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     Doctors cleared in organ harvesting scam  
   
 

Bangkok Post article:

Full report: http://www.bangkokpost.com/print/442381/

 

Special report: Surgeons didn't know donor was linked to cross-border
trafficking

The Thai medical regulator has found no involvement by Thai doctors in any cross-border organ trafficking.

That's despite recent reports about organ-donor rackets in Cambodia in which Thai hospitals carried out the transplants.


Cross-border organ trafficking came to light in July when the Cambodia Daily reported that Yem Azisah, a 29-year-old Cambodian woman, was arrested along with her stepfather, Nhem Phalla, 40, who is accused of helping her acquire fake identities for kidney donors.

 

The Cambodian donors need the papers to prove they are relatives of would-be recipients. This step is required by Thai doctors before transplant surgery can take place.

One of the donors, who is poor and desperately needed money, was persuaded to sell his kidney for about 325,000 baht and was taken to a Bangkok-based private hospital to have his kidney removed, the report said.

The two have been charged with human trafficking and fraud.

Last month, the AFP news agency quoted Phnom Penh's deputy police chief Prum Sonthor as saying at least two other Cambodian donors were taken to Thailand for transplant surgery.

The report raised fears about a rise in trafficking as part of Thailand's booming medical tourism industry.

After investigating the scandal, the Thai medical regulator has said Thai doctors are unlikely to be knowingly involved cross-border organ trade trafficking. 

"I'm sure Thai doctors are not involved in trafficking,'' said the Medical Council of Thailand (MCT)'s president Somsak Lolekha. "No doctor would dare to do that because they would face severe punishment."

They could have their medical licence revoked and face criminal charges.

A source told the Bangkok Post that while Thai doctors performed the surgery in the Cambodian transplant cases, they did not know they were involved in trafficking.

"The fake document given to doctors showing the donors were relatives of the recipients were stamped with a logo purportedly from the Cambodian embassy, which is hard to distinguish from the real one," he said.

After the Cambodian kidney trafficking cases were reported, the MCT alerted hospitals nationwide to be careful about organ transplants and to check all documents.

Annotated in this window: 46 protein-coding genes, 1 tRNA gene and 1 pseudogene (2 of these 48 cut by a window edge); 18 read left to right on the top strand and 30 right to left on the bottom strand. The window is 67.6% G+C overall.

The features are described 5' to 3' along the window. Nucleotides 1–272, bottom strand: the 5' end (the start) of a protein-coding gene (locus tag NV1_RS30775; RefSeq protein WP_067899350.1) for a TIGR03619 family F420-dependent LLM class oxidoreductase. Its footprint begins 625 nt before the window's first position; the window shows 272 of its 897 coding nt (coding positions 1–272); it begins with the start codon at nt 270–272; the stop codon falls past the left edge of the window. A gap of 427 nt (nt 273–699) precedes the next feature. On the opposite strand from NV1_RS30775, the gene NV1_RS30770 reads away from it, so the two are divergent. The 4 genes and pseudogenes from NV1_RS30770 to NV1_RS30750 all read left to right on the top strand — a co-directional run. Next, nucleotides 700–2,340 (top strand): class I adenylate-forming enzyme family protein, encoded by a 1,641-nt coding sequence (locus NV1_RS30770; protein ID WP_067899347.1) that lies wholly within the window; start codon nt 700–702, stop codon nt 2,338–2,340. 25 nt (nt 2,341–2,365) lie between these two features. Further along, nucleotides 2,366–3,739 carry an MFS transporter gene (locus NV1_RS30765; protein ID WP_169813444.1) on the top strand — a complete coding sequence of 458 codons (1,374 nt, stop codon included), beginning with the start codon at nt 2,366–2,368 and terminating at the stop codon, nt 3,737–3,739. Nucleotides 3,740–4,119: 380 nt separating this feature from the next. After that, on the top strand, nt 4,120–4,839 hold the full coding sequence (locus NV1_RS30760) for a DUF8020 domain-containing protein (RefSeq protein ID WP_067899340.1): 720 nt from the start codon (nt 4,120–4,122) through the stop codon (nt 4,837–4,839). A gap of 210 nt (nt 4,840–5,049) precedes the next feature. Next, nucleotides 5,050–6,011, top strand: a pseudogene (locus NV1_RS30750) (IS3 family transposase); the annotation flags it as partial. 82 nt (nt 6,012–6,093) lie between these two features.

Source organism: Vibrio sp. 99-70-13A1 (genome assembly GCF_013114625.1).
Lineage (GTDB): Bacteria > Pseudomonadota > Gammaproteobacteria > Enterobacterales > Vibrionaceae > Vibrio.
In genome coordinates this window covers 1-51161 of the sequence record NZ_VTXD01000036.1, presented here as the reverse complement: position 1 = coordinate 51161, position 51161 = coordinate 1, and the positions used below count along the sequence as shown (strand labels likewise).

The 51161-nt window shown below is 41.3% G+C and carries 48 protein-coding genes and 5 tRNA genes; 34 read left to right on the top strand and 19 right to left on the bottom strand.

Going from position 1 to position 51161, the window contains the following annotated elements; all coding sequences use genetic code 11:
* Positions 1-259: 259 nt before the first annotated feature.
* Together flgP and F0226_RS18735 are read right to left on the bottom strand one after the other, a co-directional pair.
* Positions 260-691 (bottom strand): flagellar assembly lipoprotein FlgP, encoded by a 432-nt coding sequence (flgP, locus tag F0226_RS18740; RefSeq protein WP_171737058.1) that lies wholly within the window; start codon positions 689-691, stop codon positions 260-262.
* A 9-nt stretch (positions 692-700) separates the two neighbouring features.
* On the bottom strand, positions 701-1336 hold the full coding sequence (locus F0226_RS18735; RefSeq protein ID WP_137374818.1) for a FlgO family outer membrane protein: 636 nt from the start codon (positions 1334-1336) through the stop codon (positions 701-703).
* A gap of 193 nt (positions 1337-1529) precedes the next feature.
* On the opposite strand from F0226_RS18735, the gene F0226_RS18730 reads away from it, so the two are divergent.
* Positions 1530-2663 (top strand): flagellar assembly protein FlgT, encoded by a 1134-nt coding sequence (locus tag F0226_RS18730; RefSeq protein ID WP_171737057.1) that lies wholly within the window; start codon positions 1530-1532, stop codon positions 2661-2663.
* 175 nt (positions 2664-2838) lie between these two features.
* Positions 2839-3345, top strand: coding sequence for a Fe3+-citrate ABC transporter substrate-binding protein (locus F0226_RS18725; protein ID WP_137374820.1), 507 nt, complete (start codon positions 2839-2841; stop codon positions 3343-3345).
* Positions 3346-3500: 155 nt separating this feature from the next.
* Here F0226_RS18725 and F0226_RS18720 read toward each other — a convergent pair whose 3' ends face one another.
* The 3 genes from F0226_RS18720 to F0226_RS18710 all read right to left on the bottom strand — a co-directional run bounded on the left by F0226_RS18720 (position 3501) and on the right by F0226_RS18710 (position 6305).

Some government authorities proposed issuing a law to regulate transplants in Thailand but the idea has now been dropped.

"We're sure our existing laws can deal with the problem," said Department of Health Service Support deputy director-general Thares Karasnairaviwong.

The MCT's ethical regulations and criminal code could help prevent domestic and cross-border organ trafficking.

Under the MCT's regulations, Thai doctors can only conduct an organ transplant if a donor is a genetic relative or legal spouse of a recipient or a couple who have a child together.

Thai Red Cross Society's Organ Donation Centre (ODC) is the main coordinating centre among registered hospitals, donors and recipients required for organ transplant.

"The shortage of donated organs in these countries is the reason behind organ trafficking," said ODC director Visist Dhitavat.

There are 26 hospitals that are allowed to conduct organ transplants. These hospitals are registered with the ODC.

According to Dr Visist, Thailand has a low rate of organ donation with only three donors per million people. In Spain it is 33.8, and the USA 25.97.

The ODC has run a campaign to encourage people to donate organs after their death, to which 40,608 people signed up last year. The accumulated number of intending donors is about 700,000 people.

About 4,009 people were on a waiting list for organ transplant surgery last year.

Of those 3,779 people were wanting kidneys, 184 were waiting for a liver, 13 wanted both heart and lungs and 12 were awaiting a heart.

A further 11 were waiting for a kidney and pancreas, four for a kidney and liver, four for a lung transplant and two for a pancreas.

But only 158 people died who had agreed to donate their organs. They helped 376 patients, while 147 patients died waiting for organs.

Tanapol Dokkaew, president of the Thai Kidney Club, who has suffered from kidney disease for a decade, believes Thai patients who need organ transplants are aware of the law.

Patients with kidney diseases are getting better treatment since the government introduced the universal healthcare scheme offering free peritoneal dialysis and hemodialysis treatment in 2007. The scheme has helped save more than 38,000 lives, Mr Tanapol said.

He signed up with the ODC as an intended recipient in 2009, and is still waiting.

"Every patient expects a kidney. They're worried about waiting for organs, and afraid of death," said Mr Tanapol. "Our network has tried to encourage them to live happily in the present moment.''

 

About the author

Writer: Paritta Wangkiat
   
 
 
 

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